California regulators are preparing to announce a plan that promises big reductions in greenhouse gas emissions from the transportation sector, along with significant new compliance challenges for the freight industry.
The four state agencies working on California's "Sustainable Freight Action Plan" have announced that they anticipate releasing a draft plan this month, in advance of a July 2016 deadline for finalizing the plan. The plan will focus on transitioning trucks, trains, ships, planes, and other vehicles in California to zero- and near-zero emission technology to support the state's goal of cutting greenhouse gas emissions by 40% below 1990 levels by 2030.
These emissions reduction goals are beginning to have a significant impact on the regulation of the freight industry in California. For example, the California Air Resources Board (CARB) recently announced plans to reduce emissions of greenhouse gases (as well as particulate matter) from Transport Refrigeration Units (TRUs) by 2020.
The development of the Sustainable Freight Action Plan signals California's intent to continue tightening greenhouse gas emission standards for the freight industry. The plan will likely include far-reaching goals, outlined in a presentation to stakeholders earlier this year, including:
- A target to improve freight system efficiency (defined as freight sector output per ton of greenhouse gas (GHG) emissions) by 25% by 2030
- Development of electric charging and hydrogen fueling networks for medium- and heavy-duty vehicles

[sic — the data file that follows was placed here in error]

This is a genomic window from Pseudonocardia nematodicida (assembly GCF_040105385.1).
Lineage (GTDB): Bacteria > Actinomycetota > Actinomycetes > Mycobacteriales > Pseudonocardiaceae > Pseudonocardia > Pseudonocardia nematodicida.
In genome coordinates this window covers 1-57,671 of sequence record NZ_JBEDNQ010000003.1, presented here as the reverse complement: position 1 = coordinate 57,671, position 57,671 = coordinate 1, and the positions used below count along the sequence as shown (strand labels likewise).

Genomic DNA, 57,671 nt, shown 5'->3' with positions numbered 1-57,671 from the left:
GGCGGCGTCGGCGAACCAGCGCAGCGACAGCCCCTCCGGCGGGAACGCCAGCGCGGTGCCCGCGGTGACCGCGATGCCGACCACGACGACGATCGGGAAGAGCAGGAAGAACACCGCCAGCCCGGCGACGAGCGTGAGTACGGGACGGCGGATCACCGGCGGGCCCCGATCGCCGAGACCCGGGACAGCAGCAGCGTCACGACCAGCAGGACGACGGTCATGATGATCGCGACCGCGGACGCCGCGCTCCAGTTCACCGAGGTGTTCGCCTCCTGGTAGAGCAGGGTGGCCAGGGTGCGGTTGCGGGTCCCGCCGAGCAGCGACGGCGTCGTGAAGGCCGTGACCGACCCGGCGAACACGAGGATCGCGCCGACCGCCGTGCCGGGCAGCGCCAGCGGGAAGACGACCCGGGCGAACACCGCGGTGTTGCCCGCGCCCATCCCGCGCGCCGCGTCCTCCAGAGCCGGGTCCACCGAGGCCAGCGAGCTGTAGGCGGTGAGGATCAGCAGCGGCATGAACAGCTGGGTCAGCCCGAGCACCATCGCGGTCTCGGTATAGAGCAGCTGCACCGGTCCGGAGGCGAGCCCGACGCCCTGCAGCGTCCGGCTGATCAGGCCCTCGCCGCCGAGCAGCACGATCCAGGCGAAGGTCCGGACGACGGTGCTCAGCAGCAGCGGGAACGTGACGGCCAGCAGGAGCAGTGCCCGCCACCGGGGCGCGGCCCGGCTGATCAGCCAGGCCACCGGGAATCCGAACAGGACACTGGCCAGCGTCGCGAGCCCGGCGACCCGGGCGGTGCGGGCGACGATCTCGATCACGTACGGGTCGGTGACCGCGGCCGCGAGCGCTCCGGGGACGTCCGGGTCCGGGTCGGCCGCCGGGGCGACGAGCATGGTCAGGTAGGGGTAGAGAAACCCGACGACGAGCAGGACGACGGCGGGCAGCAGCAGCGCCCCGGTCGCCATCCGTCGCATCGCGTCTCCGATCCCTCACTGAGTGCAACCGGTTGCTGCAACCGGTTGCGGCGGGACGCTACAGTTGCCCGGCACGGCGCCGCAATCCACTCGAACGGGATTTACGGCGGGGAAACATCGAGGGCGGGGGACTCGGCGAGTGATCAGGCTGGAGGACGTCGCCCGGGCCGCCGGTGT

- Phasing out the use of fossil-fueled Transport Refrigeration Units (TRUs)
The agencies also noted the possibility that they will impose new "Phase 2" greenhouse gas standards for trucks, and that they will consider including aviation, interstate locomotive, and marine fuels in the state's Low Carbon Fuel Standard and Cap-and-Trade programs.
The agencies anticipate achieving the state's emission reductions goals through a mix of zero- and near-zero emission technologies. In the trucking industry, heavy-duty engines fueled by ultra-low emission natural gas are the most readily available technology for widespread commercial deployment. However, other advanced natural gas, renewable diesel, and electric-drive technologies may be developed to meet emission reductions goals.
When finalized, the Sustainable Freight Action Plan will serve as a blueprint for regulations that will impact almost every freight-industry company that does business in California. The plan is also likely to influence regulators in other states that often follow California's lead in tightening air quality regulations.
There will be an opportunity to comment on the draft plan before it becomes final later this year. After the plan is finalized, it promises to affect procurement decisions and operations of companies across the freight industry for years to come.